SI Vault
Michael Bamberger
December 20, 1999
Michelle Akers and the 19 other members of the World Cup-winning U.S. soccer team gave America a summer to savor forever
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December 20, 1999

Dream Come True

Michelle Akers and the 19 other members of the World Cup-winning U.S. soccer team gave America a summer to savor forever

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The Women's World Cup was competition at its most vibrant, and the final took your breath away. It fused two often ignored elements of American sports, women and soccer, into one transformative moment, and held a nation in thrall. What will forever be remembered about the match at the Rose Bowl is the intensity and spirit with which the American and Chinese women played. The U.S. team, with its spellbinding victory, reminded us of the highest purpose of sport: to inspire. Akers and Foudy and Scurry and Chastain and their 16 teammates, forwards Mia Hamm, Tiffeny Milbrett, Cindy Parlow, Shannon MacMillan and Danielle Fotopoulos; midfielders Kristine Lilly, Tisha Venturini and Tiffany Roberts; defenders Carla Overbeck, Joy Fawcett, Kate Sobrero, Sara Whalen, Lorrie Fair and Christie Pearce; and goalkeepers Saskia Webber and Tracy Ducar—they are SPORTS ILLUSTRATED'S Sportswomen of the Year for 1999.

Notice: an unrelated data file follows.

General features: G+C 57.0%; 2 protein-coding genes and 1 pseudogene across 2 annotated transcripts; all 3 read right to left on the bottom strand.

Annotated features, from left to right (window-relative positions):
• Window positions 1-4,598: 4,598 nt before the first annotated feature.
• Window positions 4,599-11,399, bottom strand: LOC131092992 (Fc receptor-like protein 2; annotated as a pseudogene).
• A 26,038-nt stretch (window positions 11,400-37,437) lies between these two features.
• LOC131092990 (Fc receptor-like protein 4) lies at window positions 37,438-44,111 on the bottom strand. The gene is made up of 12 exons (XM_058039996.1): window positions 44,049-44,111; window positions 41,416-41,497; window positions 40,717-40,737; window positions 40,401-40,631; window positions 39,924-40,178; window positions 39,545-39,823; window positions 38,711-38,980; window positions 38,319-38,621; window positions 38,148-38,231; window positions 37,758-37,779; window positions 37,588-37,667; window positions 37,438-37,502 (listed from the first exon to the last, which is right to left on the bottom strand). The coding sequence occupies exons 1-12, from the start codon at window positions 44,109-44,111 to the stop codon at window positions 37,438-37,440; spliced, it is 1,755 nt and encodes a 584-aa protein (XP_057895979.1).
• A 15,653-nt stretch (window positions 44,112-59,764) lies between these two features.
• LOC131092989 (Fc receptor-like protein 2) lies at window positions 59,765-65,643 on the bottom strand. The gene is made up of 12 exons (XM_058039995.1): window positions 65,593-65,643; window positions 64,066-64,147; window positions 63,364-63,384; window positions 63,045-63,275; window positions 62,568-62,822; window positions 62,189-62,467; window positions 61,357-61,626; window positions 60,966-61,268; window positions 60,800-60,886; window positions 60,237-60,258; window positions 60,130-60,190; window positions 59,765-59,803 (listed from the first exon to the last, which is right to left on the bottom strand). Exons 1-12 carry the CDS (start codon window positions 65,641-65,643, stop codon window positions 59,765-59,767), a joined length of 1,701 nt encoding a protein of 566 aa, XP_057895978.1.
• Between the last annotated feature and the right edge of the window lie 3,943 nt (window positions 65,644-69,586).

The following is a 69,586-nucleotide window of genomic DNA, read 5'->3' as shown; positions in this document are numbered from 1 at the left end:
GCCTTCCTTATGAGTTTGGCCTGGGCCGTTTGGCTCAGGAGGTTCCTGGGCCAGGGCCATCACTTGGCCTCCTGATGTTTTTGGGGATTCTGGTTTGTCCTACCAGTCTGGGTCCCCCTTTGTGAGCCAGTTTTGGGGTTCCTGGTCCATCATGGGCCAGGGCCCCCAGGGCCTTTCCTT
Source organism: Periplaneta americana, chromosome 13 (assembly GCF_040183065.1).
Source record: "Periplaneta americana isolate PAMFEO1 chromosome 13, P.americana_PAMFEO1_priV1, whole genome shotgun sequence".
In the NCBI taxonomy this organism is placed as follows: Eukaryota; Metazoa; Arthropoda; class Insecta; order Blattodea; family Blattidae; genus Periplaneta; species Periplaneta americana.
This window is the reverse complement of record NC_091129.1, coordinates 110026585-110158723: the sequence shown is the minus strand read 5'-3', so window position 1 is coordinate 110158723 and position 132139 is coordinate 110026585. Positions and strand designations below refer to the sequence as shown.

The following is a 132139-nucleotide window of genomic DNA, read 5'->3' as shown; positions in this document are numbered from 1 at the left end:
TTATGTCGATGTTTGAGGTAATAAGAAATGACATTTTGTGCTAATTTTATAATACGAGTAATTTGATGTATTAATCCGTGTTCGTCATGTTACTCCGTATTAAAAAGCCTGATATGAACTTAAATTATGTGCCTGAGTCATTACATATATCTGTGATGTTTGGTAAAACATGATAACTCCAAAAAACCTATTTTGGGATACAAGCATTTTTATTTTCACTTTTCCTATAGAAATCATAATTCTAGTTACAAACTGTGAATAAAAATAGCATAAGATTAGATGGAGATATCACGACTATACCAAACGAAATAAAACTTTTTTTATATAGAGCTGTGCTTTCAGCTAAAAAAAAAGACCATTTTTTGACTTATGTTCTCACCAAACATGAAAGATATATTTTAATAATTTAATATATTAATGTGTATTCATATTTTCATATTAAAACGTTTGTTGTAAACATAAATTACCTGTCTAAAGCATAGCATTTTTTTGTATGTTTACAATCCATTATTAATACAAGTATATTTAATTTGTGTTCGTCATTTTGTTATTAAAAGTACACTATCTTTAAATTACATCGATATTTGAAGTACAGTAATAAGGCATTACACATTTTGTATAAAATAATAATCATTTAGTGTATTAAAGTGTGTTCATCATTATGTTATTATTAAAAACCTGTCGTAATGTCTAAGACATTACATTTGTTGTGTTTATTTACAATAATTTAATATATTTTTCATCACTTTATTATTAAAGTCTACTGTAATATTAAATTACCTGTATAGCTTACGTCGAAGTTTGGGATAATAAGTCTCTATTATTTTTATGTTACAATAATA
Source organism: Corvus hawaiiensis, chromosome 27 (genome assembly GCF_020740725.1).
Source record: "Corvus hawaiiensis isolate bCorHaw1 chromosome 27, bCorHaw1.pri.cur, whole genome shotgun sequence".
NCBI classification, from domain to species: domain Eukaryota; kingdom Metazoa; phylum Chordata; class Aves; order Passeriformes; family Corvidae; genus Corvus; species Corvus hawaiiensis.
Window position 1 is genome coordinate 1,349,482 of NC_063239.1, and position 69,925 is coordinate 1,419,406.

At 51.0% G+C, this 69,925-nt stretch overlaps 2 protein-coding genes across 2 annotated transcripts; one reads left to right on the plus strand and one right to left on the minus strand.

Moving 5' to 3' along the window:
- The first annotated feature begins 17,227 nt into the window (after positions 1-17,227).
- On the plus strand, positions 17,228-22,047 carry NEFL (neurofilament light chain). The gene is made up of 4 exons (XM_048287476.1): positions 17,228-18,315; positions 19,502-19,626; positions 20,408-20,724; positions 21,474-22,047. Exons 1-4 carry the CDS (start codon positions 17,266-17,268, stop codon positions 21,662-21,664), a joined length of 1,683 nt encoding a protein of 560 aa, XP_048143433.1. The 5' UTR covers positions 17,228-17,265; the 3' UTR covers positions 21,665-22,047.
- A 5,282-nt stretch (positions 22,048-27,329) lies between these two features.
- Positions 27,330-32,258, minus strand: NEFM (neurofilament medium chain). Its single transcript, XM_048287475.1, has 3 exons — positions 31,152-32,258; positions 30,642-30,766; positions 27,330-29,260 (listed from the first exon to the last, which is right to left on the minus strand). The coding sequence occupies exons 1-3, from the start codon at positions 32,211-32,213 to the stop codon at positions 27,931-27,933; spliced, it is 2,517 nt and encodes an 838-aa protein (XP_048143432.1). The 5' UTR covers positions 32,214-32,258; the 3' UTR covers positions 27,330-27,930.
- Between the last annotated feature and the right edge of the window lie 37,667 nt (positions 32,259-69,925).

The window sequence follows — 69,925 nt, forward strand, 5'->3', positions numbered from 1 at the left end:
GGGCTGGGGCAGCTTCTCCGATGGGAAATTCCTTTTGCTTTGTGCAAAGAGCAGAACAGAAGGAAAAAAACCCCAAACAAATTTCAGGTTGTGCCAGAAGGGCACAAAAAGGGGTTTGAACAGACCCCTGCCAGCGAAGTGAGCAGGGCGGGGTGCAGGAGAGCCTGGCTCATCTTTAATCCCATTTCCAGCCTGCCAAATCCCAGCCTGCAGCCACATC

A special mention must go to the U.S. women's coach, Tony DiCicco, who ran the team marvelously during the World Cup and for the five years preceding it. We leave off the big fella intentionally, albeit reluctantly. We want to celebrate the players—for the memorable way they performed on the field, for the engaging way they talked to fans and reporters, for the fierce way they practiced, for the casual way they hung out in airports and hotel lobbies, for the purposeful way they huddled, pregame, midgame, postgame. And while we salute the win at the Rose Bowl and the five preceding victories that gave the U.S. its spot in the title game, we recall that this team was 14 years in the making, that its longest tentacles—symbolized by the curly, flowing mane of Akers, the 33-year-old defensive midfielder who has been on the team since its inception—reach back to the '85 Olympic Sports Festival in Baton Rouge, where the original roster was filled.

Given how momentous the three-week, 16-team, 32-match tournament turned out to be, with 658,167 fans attending and 40 million Americans watching the final on TV, it is no wonder that Foudy—or Loudy Foudy, as the 28-year-old midfielder is called, because her every utterance is delivered as if it should end with an exclamation mark—had a queasy stomach before facing China. Even Akers, scanning the Rose Bowl for her father, Bob, before the game, could hardly believe her eyes. She was the oldest U.S. team member, and she recalled the early years, when players received $10 a day in meal money and carried their own bags and her dad was a cinch to find in the tiny crowds. Everything had changed. The perimeter of the Rose Bowl field was lined with ads for, among others, Fuji film, MasterCard, Coca-Cola, Bud Light. When your sport can sell Bud Light, Akers thought to herself, you're big-time.

The money wasn't reaching the players, not in any significant way. For Akers and her teammates money was not a preoccupation. (Can you imagine?) Akers had never earned as much as $200,000 in a year—endorsements included—and most of her teammates had never made half that. For the moment they found satisfaction in knowing that they were among the world's elite athletes, and that added immeasurably to their appeal.